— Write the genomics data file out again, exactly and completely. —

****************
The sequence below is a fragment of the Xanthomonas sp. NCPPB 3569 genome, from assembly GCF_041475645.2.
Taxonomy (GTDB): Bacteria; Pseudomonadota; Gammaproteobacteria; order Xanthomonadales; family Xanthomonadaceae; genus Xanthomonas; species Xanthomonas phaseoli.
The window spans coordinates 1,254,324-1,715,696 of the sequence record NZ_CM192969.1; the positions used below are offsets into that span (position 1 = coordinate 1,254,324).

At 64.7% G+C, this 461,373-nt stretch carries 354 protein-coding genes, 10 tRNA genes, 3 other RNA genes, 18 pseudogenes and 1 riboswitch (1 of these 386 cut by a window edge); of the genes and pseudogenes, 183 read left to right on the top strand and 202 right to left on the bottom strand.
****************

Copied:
The sequence below is a fragment of the Xanthomonas sp. NCPPB 3569 genome, from assembly GCF_041475645.2.
Taxonomy (GTDB): Bacteria; Pseudomonadota; Gammaproteobacteria; order Xanthomonadales; family Xanthomonadaceae; genus Xanthomonas; species Xanthomonas phaseoli.
The window spans coordinates 1,254,324-1,715,696 of the sequence record NZ_CM192969.1; the positions used below are offsets into that span (position 1 = coordinate 1,254,324).

At 64.7% G+C, this 461,373-nt stretch carries 354 protein-coding genes, 10 tRNA genes, 3 other RNA genes, 18 pseudogenes and 1 riboswitch (1 of these 386 cut by a window edge); of the genes and pseudogenes, 183 read left to right on the top strand and 202 right to left on the bottom strand.